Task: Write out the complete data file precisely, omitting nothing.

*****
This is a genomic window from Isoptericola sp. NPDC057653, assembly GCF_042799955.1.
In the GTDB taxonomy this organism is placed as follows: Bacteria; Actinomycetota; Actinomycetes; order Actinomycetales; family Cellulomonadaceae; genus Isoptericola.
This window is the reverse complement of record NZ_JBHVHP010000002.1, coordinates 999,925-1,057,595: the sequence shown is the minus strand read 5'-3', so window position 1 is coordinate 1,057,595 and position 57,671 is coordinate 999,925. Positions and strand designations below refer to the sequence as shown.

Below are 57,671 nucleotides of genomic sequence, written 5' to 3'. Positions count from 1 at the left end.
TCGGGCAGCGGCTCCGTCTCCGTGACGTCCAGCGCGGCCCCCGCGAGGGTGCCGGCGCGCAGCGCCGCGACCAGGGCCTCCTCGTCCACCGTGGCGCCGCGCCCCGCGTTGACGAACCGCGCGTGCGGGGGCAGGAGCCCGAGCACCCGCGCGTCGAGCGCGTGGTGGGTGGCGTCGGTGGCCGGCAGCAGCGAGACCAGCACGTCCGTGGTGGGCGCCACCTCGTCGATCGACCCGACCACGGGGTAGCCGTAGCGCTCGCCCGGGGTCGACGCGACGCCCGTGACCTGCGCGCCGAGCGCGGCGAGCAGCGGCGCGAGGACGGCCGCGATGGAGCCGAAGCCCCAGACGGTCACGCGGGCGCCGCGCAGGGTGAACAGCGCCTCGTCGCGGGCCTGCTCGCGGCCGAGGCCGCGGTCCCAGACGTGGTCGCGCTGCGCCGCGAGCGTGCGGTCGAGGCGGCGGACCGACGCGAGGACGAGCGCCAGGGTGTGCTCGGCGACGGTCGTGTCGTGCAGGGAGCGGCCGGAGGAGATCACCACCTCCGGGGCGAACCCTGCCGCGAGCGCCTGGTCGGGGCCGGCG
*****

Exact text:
This is a genomic window from Isoptericola sp. NPDC057653, assembly GCF_042799955.1.
In the GTDB taxonomy this organism is placed as follows: Bacteria; Actinomycetota; Actinomycetes; order Actinomycetales; family Cellulomonadaceae; genus Isoptericola.
This window is the reverse complement of record NZ_JBHVHP010000002.1, coordinates 999,925-1,057,595: the sequence shown is the minus strand read 5'-3', so window position 1 is coordinate 1,057,595 and position 57,671 is coordinate 999,925. Positions and strand designations below refer to the sequence as shown.

Below are 57,671 nucleotides of genomic sequence, written 5' to 3'. Positions count from 1 at the left end.
TCGGGCAGCGGCTCCGTCTCCGTGACGTCCAGCGCGGCCCCCGCGAGGGTGCCGGCGCGCAGCGCCGCGACCAGGGCCTCCTCGTCCACCGTGGCGCCGCGCCCCGCGTTGACGAACCGCGCGTGCGGGGGCAGGAGCCCGAGCACCCGCGCGTCGAGCGCGTGGTGGGTGGCGTCGGTGGCCGGCAGCAGCGAGACCAGCACGTCCGTGGTGGGCGCCACCTCGTCGATCGACCCGACCACGGGGTAGCCGTAGCGCTCGCCCGGGGTCGACGCGACGCCCGTGACCTGCGCGCCGAGCGCGGCGAGCAGCGGCGCGAGGACGGCCGCGATGGAGCCGAAGCCCCAGACGGTCACGCGGGCGCCGCGCAGGGTGAACAGCGCCTCGTCGCGGGCCTGCTCGCGGCCGAGGCCGCGGTCCCAGACGTGGTCGCGCTGCGCCGCGAGCGTGCGGTCGAGGCGGCGGACCGACGCGAGGACGAGCGCCAGGGTGTGCTCGGCGACGGTCGTGTCGTGCAGGGAGCGGCCGGAGGAGATCACCACCTCCGGGGCGAACCCTGCCGCGAGCGCCTGGTCGGGGCCGGCG